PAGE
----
24 June 2022
A key aim of the REF circumstances process was to minimise any potential negative impact on the research careers of staff whose productivity had been impacted by equality-related circumstances. So, following the publication of EDAP’s final report last week, it is timely to ask how successful this part of the exercise has been. What were the benefits and what were the costs, and did the former outweigh the latter?
Overall, the two-stage submission procedure was successful as it resulted in very high acceptance rates for reductions for staff circumstances that were applied at the submission deadline. Furthermore, the outputs of staff submitted with circumstances were judged by REF panels to be of equally high quality to outputs by staff submitted without circumstances. As far as the specific mechanisms for requesting reductions were concerned, the process for removing the minimum of one output requirement was positively received by institutions as it enabled staff whose research had been disrupted by exceptional circumstances to be included without penalty. In contrast, however, the unit reduction process raised several concerns.
EDAP always recognised that developing and implementing an individual circumstances process, particularly the unit reduction process, would be challenging given the decision to decouple staff and outputs. Considerable efforts were made through events and various written materials to explain the purpose of the process and to try to minimise unintended consequences. However, this clearly played out differently in different institutions. Some applied large numbers of unit reductions whereas others managed, as intended, through the flexibility provided by decoupling. Interestingly, though, there was no clear effect of institution type or size, nor discipline. Additional concerns about the unit reduction process were raised in the Staff Circumstances reports submitted by institutions at the end of the exercise. Several commented on the process being difficult to explain to staff. It also resulted in some staff being unhappy about declaring sensitive circumstances which were not then submitted to REF, as a unit reduction request was not deemed to be necessary. The widespread use of the circumstances process in some institutions could be interpreted as bringing the focus back on the individual staff member, encouraging them to declare circumstances as a way of justifying a lower output rate than other colleagues, thus going against the principle of decoupling. It was also apparent from some of the Staff Circumstances reports that a few institutions were still requiring staff to produce a set number of outputs for submission to the unit’s output pool, again showing that staff and outputs were still very much linked. It would be helpful for staff and outputs to be further decoupled in the next exercise.
The REF circumstances process clearly comes at a cost, to institutions, the funding bodies and, unfortunately, in some cases individuals, for whom outlining details of certain circumstances might be difficult and / or distressing. Despite this, EDAP felt that the process was beneficial overall, helping institutions to drive forward their inclusivity and wellbeing agendas. Several institutions commented in their Staff Circumstances reports that they became aware of individual staff circumstances that they were previously unaware of, so were then able to provide much-needed support. However, EDAP also felt that it is time to step back and reflect on the purpose of the circumstances process in the context of the wider purposes of REF, and to consider what else might be done to drive positive behaviours in supporting staff with equality-related circumstances, without introducing unintended consequences. The panel recommended that any future process should be a more slimmed down version than the current one, with a significant reduction in burden for all involved. They suggested that the balance needs to shift with the environment template being remodelled so that it better recognises and captures good practice in equality, diversity, and inclusion (EDI), with reductions for circumstances focusing on individuals and units most in need of support.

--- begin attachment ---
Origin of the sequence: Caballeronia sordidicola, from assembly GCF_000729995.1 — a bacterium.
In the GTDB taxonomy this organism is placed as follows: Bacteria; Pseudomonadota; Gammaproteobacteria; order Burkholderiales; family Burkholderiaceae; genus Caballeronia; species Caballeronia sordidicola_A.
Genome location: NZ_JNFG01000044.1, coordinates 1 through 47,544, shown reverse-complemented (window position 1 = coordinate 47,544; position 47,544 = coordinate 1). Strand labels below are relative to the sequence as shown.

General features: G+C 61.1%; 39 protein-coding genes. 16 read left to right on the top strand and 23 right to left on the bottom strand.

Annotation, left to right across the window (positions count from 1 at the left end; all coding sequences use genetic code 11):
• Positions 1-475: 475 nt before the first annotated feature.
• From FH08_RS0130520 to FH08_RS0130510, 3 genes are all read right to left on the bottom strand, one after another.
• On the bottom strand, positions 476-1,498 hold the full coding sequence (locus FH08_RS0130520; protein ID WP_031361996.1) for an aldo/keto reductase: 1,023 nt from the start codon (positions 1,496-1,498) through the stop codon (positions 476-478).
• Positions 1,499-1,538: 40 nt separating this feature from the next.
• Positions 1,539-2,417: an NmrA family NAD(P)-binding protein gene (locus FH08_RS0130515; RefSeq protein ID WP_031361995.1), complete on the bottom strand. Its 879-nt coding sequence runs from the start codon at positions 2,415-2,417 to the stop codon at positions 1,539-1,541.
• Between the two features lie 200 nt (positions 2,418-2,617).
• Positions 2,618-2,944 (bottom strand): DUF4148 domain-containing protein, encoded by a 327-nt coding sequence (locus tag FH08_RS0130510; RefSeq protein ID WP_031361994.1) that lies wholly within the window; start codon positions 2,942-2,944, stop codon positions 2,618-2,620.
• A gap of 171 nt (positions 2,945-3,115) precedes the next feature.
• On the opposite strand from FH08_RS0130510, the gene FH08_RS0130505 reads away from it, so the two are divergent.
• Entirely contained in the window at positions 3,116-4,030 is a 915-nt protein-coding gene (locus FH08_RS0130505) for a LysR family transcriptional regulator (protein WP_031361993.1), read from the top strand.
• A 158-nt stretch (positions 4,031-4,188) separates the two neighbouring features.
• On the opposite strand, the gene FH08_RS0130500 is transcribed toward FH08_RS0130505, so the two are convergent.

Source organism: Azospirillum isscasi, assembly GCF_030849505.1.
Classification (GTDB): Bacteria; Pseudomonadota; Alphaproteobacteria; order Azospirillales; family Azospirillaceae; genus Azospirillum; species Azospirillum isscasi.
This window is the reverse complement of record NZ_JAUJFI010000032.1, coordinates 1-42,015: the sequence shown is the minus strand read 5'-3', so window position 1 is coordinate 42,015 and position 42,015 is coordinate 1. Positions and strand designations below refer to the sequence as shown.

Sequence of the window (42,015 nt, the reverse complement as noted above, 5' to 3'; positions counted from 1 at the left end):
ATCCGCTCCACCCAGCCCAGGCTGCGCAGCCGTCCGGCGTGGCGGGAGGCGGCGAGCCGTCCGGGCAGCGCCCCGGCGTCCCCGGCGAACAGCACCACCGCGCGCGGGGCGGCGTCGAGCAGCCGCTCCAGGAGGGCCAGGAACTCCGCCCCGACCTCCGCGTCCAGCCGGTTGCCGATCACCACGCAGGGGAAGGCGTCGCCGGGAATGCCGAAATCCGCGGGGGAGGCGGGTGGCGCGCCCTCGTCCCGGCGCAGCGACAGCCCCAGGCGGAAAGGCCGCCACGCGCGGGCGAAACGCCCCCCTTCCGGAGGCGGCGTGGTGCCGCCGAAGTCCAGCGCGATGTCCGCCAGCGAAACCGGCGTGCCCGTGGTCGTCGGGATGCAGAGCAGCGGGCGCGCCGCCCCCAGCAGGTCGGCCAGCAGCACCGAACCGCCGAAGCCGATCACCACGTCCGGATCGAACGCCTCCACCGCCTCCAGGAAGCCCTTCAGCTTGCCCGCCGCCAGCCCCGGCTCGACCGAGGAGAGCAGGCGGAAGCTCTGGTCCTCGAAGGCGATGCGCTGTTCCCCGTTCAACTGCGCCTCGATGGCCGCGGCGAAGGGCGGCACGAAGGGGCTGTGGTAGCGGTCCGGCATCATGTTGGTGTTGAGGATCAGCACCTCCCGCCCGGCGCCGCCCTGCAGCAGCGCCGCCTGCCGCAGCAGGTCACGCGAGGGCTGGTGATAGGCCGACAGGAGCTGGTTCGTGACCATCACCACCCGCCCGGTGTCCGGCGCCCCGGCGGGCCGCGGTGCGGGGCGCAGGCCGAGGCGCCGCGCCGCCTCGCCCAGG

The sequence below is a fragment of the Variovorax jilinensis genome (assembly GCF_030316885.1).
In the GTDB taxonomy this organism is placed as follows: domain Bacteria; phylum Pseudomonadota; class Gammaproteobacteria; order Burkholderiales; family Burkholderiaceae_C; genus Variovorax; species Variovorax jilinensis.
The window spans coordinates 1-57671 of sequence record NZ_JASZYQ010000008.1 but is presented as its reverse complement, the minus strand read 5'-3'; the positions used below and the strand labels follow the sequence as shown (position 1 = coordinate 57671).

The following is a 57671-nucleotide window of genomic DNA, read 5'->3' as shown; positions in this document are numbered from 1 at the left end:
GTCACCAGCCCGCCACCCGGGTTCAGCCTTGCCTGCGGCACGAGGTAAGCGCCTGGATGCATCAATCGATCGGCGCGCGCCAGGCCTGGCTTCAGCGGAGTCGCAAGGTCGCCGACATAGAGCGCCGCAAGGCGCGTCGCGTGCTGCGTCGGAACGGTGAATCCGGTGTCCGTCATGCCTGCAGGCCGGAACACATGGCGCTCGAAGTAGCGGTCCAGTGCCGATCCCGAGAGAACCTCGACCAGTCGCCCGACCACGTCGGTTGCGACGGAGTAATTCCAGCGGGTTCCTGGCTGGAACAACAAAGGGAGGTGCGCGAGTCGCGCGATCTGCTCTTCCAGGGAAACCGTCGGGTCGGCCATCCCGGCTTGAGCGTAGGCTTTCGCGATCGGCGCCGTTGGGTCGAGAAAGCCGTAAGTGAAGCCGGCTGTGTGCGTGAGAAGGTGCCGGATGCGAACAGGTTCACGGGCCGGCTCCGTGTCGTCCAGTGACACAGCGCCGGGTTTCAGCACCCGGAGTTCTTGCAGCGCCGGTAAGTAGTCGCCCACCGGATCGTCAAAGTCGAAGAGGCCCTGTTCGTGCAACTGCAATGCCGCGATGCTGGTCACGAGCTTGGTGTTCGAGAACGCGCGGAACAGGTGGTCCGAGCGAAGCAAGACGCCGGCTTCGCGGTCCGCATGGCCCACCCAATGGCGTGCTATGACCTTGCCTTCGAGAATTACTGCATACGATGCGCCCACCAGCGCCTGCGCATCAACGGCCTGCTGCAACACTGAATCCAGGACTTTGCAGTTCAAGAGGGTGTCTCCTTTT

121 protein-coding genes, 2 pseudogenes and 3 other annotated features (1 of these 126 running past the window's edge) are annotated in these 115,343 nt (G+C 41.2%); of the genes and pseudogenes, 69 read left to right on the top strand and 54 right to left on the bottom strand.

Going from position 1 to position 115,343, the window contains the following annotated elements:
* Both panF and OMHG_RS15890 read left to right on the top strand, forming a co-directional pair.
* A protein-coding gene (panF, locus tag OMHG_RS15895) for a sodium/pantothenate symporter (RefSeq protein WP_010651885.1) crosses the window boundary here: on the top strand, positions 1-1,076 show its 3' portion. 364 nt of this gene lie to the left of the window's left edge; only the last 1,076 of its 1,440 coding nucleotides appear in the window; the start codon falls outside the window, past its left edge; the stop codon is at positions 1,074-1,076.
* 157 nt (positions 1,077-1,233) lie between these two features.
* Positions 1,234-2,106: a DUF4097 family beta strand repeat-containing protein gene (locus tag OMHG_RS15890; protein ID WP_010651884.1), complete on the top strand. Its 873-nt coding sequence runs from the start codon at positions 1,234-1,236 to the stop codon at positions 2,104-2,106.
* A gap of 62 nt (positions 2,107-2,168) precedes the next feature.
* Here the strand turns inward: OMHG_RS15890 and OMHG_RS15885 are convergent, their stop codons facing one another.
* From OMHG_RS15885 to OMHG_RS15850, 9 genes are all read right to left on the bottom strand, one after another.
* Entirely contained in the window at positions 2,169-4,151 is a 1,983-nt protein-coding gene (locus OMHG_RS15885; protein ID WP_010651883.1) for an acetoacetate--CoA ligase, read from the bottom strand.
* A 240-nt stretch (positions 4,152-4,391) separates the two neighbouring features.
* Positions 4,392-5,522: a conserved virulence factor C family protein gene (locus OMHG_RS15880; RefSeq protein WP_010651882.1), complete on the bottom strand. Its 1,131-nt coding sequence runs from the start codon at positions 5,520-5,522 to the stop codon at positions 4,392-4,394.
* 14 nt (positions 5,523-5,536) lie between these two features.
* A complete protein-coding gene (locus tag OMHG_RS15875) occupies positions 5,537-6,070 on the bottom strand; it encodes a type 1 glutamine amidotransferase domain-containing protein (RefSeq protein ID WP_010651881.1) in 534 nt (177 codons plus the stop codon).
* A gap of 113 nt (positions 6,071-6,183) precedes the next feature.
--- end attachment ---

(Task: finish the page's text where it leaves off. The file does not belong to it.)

So, how might this be achieved? If the funding bodies continue to require staff to have an eligible output to be entered into a future exercise, then a process for requesting removal of this requirement would still be needed. Given that ECR status and parental leave accounted for a substantial majority of circumstances requests, a possible approach could be to obtain that information from existing HR records, with only more complex circumstances requiring separate declaration, thus considerably reducing the burden for all involved as well as increasing consistency of approach. Obtaining staff consent for their circumstances to be included in any submission to REF could be built into the procedure.
As far as unit reductions are concerned, these need to be limited to where they are most needed, such as small units, particularly in disciplines where papers are not the primary mode of output, where staff circumstances have the greatest impact. The classification of a unit as ‘small’ could be determined statistically, and a single consistent definition of disproportionality could be provided as part of the initial guidance.
Whatever processes are put in place, it is important that the sector receives clear guidance on how EDI will be supported and assessed in the next exercise (whatever shape it takes) as soon as possible to enable institutions to have the right mechanisms in place.